The first solar agreement is a 25-year contract with subsidiaries of Sol Orchard, LLC. Under it, as much as 50 MW of locally produced solar energy could be purchased.
The agreement calls for 21 individual, ground-mounted photovoltaic plants to be built in mainly rural communities in San Diego County over the next two years. The systems will take the form of "solar orchids", which will be installed in neighborhoods around the county.
SDG&E says that while the majority of the projects will be two MW in size, some will be as large as four MW.
"This project is a unique, innovative concept that takes the idea of rooftop solar to a new dimension," states Michael Niggli, SDG&Es president and chief operating officer. "Sol Orchard has found a way to make solar power available to customers in even the remotest areas of our service territory."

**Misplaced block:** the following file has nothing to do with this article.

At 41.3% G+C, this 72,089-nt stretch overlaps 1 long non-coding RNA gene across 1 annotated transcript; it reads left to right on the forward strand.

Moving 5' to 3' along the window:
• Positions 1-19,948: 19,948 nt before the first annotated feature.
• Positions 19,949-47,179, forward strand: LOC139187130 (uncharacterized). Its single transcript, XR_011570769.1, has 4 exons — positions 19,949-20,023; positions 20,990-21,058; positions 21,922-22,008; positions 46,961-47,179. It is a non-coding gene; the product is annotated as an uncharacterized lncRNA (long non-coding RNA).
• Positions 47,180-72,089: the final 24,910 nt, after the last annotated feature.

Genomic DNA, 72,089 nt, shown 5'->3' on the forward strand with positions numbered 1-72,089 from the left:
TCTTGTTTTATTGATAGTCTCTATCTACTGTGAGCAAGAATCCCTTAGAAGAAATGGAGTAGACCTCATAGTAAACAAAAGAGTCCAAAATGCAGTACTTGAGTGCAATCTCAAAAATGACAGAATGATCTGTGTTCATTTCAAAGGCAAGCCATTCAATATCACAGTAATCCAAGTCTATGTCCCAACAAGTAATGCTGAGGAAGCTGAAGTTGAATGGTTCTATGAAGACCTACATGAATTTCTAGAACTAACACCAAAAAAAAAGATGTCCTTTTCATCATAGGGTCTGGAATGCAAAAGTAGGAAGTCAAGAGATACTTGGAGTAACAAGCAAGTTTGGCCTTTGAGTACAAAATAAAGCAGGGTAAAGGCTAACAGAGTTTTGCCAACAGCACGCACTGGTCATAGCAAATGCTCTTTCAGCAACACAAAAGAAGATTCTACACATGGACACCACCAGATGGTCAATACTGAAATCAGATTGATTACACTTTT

Jeff Brothers, president of Sol Orchard adds: "We worked closely with SDG&E to design a series of small, self-contained units located near existing utility sites that can be built quickly and efficiently, some of which will be operational as early as next year."
The second solar power purchase agreement is with subsidiaries of Soitec Solar Development, LLC. It includes three contracts with the combined capacity of 30 MW of solar energy to be generated at three solar power plant sites in San Diego County. The plants will use concentrator photovoltaic (CPV) technology.
The CPV modules will be manufactured at a new Soitec factory to be built in the San Diego area. Meanwhile, the projects will deploy a ground-mounted, dual-axis tracking CPV solar power system.
The agreement follows the recent announcement of another proposed solar energy purchase power agreement that calls for up to 150 MW from a project to be built near El Centro, California, in the Imperial Valley. The Soitec factory will provide the CPV modules for both projects.